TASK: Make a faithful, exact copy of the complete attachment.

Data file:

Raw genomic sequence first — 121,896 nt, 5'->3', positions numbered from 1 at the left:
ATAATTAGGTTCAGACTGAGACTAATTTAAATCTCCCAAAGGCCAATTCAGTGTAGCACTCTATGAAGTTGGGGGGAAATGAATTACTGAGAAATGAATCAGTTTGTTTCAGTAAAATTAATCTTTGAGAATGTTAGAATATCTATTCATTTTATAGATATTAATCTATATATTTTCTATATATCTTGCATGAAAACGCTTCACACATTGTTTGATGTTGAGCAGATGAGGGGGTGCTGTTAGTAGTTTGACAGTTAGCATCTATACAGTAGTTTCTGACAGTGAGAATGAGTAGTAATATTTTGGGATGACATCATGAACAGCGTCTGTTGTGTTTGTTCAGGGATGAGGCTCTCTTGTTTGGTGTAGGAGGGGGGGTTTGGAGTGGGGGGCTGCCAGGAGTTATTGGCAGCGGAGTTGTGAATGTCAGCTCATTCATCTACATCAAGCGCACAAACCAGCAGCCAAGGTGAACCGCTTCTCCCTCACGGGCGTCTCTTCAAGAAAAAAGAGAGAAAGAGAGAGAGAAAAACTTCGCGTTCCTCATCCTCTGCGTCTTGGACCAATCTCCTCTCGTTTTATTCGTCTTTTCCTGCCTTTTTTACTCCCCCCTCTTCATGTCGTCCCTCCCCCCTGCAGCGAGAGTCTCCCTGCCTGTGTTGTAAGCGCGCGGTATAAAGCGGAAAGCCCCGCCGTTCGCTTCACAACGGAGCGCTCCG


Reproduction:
Raw genomic sequence first — 121,896 nt, 5'->3', positions numbered from 1 at the left:
ATAATTAGGTTCAGACTGAGACTAATTTAAATCTCCCAAAGGCCAATTCAGTGTAGCACTCTATGAAGTTGGGGGGAAATGAATTACTGAGAAATGAATCAGTTTGTTTCAGTAAAATTAATCTTTGAGAATGTTAGAATATCTATTCATTTTATAGATATTAATCTATATATTTTCTATATATCTTGCATGAAAACGCTTCACACATTGTTTGATGTTGAGCAGATGAGGGGGTGCTGTTAGTAGTTTGACAGTTAGCATCTATACAGTAGTTTCTGACAGTGAGAATGAGTAGTAATATTTTGGGATGACATCATGAACAGCGTCTGTTGTGTTTGTTCAGGGATGAGGCTCTCTTGTTTGGTGTAGGAGGGGGGGTTTGGAGTGGGGGGCTGCCAGGAGTTATTGGCAGCGGAGTTGTGAATGTCAGCTCATTCATCTACATCAAGCGCACAAACCAGCAGCCAAGGTGAACCGCTTCTCCCTCACGGGCGTCTCTTCAAGAAAAAAGAGAGAAAGAGAGAGAGAAAAACTTCGCGTTCCTCATCCTCTGCGTCTTGGACCAATCTCCTCTCGTTTTATTCGTCTTTTCCTGCCTTTTTTACTCCCCCCTCTTCATGTCGTCCCTCCCCCCTGCAGCGAGAGTCTCCCTGCCTGTGTTGTAAGCGCGCGGTATAAAGCGGAAAGCCCCGCCGTTCGCTTCACAACGGAGCGCTCCG